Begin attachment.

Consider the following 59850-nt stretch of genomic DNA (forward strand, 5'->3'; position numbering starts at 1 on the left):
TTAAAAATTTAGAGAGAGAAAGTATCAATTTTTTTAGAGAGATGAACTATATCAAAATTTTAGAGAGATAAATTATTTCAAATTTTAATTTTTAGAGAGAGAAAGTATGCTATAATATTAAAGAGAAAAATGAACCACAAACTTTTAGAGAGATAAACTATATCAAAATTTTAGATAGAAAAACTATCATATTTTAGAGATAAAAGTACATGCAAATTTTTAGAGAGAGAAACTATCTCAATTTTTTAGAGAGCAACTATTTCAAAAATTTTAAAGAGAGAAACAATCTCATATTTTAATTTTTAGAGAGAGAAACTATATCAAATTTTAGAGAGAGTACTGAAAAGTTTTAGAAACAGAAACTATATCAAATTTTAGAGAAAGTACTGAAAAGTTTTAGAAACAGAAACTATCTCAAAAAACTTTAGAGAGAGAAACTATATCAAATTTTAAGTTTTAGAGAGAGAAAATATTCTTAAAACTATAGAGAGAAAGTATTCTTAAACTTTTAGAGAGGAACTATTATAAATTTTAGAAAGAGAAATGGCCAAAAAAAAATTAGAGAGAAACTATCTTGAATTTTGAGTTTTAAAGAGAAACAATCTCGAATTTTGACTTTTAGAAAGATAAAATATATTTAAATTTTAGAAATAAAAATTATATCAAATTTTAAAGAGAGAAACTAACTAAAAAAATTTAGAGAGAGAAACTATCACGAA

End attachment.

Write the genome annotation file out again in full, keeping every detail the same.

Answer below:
Consider the following 59850-nt stretch of genomic DNA (forward strand, 5'->3'; position numbering starts at 1 on the left):
TTAAAAATTTAGAGAGAGAAAGTATCAATTTTTTTAGAGAGATGAACTATATCAAAATTTTAGAGAGATAAATTATTTCAAATTTTAATTTTTAGAGAGAGAAAGTATGCTATAATATTAAAGAGAAAAATGAACCACAAACTTTTAGAGAGATAAACTATATCAAAATTTTAGATAGAAAAACTATCATATTTTAGAGATAAAAGTACATGCAAATTTTTAGAGAGAGAAACTATCTCAATTTTTTAGAGAGCAACTATTTCAAAAATTTTAAAGAGAGAAACAATCTCATATTTTAATTTTTAGAGAGAGAAACTATATCAAATTTTAGAGAGAGTACTGAAAAGTTTTAGAAACAGAAACTATATCAAATTTTAGAGAAAGTACTGAAAAGTTTTAGAAACAGAAACTATCTCAAAAAACTTTAGAGAGAGAAACTATATCAAATTTTAAGTTTTAGAGAGAGAAAATATTCTTAAAACTATAGAGAGAAAGTATTCTTAAACTTTTAGAGAGGAACTATTATAAATTTTAGAAAGAGAAATGGCCAAAAAAAAATTAGAGAGAAACTATCTTGAATTTTGAGTTTTAAAGAGAAACAATCTCGAATTTTGACTTTTAGAAAGATAAAATATATTTAAATTTTAGAAATAAAAATTATATCAAATTTTAAAGAGAGAAACTAACTAAAAAAATTTAGAGAGAGAAACTATCACGAA